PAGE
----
Debord was one of the main players behind the Situationist International and the very guy who coined the term psychogeography, referring to the experience of one’s immediate environment as it is directly presented. A way, incidentally, to counter the society of the spectacle.
The society of the spectacle is a manifest, if nothing else, primarily an agitation against consumerist society. The central tenet being that modern production systems have allowed society to accept representations of society as replacements for what is real. And it’s these representations, these spectacles, to which society gives meaning and value, not the underlying reality.
As Debord published this manifest in 1967, when still part of a decidedly left wing movement, when the Soviet Union was still competing on which system could bring ultimate salvation (even though he effectively denounces the Soviet state of affairs), it’s amazing how much of a vision Debord’s statements actually are.
Debord strongly identifies the spectacle with the provision of images. Images that don’t show life as it is, but create a representation of what life is perceived to be. That is, the representations become reality.
This is surprisingly relevant to today’s society, nearly fifty years on, where a service like instagram, thrives on the misrepresentation of reality.
Additionally, by mistaking the representations of reality as reality itself, striving to be seen as being part of that imagined reality becomes the ultimate goal. In Debord’s words, being becomes having, having becomes appearing to have.
This, of course, presages the rise in reality TV.
The only thing Debord did not take into account is that the creation of spectacle, in today’s society, is not limited to the few. In fact, with the advent of Internet, Flickr, Facebook and, yes, instagram, many have become creators as much as they are consumers.
There is a glimmer of hope, here. Research has shown that young girls who post doctored, beautified, photos of themselves online, reminiscent of the glamor shots they themselves find in the glamor magazines they read, feel better about themselves then the girls that don’t put up photos (annoyingly, I can’t find a link to the research on this). The implication being that because they know what needs to be faked to look good, they also know that the women in their magazines don’t look as good as they appear.
Or, as Debord perhaps would say, they get an indication of the being by looking past the appearing.
But this is only a glimmer of hope. After all, the girls still do manipulate their own photos to make themselves appear to have more beauty than they do.
Similarly, the ruling classes do no longer have a monopoly on providing and directing the spectacle, that is, mass media. And it’s specifically this societal change which has been playing a significant part in this decade’s social revolutions in some more totalitarian states.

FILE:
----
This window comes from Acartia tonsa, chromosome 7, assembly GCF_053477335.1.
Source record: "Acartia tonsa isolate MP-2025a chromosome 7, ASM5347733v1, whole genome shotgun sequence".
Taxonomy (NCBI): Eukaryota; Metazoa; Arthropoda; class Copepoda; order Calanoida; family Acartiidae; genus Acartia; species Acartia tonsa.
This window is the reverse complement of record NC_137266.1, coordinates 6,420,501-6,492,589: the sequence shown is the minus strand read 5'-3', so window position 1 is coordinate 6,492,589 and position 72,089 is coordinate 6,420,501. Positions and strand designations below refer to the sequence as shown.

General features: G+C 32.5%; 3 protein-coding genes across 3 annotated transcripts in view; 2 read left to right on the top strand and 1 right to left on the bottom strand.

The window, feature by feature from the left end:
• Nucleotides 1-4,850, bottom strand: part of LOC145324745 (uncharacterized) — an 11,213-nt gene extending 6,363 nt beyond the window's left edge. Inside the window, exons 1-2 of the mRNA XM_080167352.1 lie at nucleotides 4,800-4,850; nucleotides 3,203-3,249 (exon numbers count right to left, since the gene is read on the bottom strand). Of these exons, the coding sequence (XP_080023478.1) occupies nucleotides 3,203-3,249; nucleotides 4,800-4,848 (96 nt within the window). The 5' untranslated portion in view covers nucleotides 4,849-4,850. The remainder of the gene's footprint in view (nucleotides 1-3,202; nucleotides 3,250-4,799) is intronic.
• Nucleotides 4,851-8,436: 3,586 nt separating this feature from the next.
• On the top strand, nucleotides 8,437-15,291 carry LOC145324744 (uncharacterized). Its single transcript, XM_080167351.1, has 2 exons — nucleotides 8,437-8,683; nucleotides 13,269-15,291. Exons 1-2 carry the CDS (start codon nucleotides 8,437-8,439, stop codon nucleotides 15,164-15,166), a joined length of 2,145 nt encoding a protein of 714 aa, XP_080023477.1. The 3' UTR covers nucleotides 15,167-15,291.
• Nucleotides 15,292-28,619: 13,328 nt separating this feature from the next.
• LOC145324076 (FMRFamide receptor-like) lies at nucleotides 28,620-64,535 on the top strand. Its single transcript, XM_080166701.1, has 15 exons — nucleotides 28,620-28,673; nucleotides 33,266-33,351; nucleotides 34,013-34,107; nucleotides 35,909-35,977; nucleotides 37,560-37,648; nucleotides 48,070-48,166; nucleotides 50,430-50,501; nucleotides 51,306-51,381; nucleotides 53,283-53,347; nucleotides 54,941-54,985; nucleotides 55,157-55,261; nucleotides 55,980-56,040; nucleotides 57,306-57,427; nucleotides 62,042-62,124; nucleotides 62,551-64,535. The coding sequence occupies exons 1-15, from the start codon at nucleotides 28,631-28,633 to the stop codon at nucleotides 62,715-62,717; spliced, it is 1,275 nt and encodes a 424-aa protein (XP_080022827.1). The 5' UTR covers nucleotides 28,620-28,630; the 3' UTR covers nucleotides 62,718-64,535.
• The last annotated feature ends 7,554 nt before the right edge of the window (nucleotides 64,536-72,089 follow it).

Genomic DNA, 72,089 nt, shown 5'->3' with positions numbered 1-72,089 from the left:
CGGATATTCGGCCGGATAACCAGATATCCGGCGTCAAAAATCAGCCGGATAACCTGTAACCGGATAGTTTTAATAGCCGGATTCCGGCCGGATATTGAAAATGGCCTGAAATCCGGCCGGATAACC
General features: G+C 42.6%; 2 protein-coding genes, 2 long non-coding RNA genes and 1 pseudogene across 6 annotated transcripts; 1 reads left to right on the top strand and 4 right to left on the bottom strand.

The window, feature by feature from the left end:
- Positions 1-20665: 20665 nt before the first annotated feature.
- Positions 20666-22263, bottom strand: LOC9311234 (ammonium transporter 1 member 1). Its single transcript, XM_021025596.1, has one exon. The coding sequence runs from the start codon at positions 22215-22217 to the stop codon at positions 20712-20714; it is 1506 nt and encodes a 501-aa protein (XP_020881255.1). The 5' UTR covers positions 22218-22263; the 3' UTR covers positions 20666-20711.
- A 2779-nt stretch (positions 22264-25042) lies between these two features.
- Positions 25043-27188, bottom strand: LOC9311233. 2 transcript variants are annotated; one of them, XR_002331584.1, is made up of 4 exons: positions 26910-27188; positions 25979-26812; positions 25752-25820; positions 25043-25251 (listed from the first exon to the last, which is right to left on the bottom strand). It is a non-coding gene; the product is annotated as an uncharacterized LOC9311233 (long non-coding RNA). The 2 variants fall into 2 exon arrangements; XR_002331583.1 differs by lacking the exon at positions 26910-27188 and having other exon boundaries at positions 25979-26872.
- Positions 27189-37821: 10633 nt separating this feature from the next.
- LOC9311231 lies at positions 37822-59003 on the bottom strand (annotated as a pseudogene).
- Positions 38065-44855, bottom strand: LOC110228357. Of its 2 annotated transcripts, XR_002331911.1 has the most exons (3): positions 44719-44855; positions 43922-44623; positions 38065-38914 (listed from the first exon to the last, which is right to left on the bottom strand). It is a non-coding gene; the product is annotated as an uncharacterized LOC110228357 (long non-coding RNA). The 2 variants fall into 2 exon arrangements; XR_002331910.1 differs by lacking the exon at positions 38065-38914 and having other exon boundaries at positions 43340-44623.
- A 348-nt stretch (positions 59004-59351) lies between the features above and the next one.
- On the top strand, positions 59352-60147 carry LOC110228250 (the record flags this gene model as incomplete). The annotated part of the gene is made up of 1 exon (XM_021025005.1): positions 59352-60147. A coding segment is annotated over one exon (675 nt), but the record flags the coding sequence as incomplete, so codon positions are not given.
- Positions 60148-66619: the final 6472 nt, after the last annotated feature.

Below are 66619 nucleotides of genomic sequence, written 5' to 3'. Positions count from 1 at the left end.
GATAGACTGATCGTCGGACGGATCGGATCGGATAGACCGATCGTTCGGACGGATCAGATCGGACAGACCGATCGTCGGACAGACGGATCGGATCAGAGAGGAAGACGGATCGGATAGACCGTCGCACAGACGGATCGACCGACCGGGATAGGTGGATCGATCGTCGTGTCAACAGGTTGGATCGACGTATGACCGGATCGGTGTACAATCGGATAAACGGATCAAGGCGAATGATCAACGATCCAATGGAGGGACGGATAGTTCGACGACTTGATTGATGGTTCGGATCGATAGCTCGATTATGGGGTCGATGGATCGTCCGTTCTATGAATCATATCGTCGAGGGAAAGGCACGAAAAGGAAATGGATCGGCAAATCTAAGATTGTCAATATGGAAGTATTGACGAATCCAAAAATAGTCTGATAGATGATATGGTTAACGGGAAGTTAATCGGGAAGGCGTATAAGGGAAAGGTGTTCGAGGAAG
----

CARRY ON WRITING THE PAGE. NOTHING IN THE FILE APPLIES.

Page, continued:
To some extent, therefore, in general, there is less of a separation between the classes due to control of the spectacle by the few. In a way, we now all participate in creation of the spectacle. However, on the other hand, this also means that by and large, most of us have, without realizing it, bought into the concept of the spectacle, effectively resulting in the masses controlling the masses through the tools of the ruling classes. A form of mob rule which is still directed by the few, giving only the appearance of control from below.
Appearance, because the means of communication, instances of the spectacle, are exactly the tools to keep the masses individually isolated. Debord: the spectacle reunites the separate, but reunites it as separate.
Debord also spends a chapter on, basically, consumerism which has become a goal in itself, where, when each level of need is met by the availability of certain commodities, it is supplanted by another level of need.
This is then how the ruling classes extend their control of the masses, by effectively dictating the consumerist needs outside of already dictating the masses’ working life. It is the perfected denial of man.
Here, it is Debord who sees hope, because the rising of consumerist levels, Debord claims, results in society realizing the fallacy of it depending on the economy, it becomes the economy which will have to depend on society. A premonition of the recent occupy movement, perhaps.
Another chapter is dedicated to dissecting Marx’ and Hegel’s theories on socialism, with no kind words for Leninism, Bolshevism being a prime example of the society of the spectacle, with the workers’ representation being diametrically opposed to the actual workers.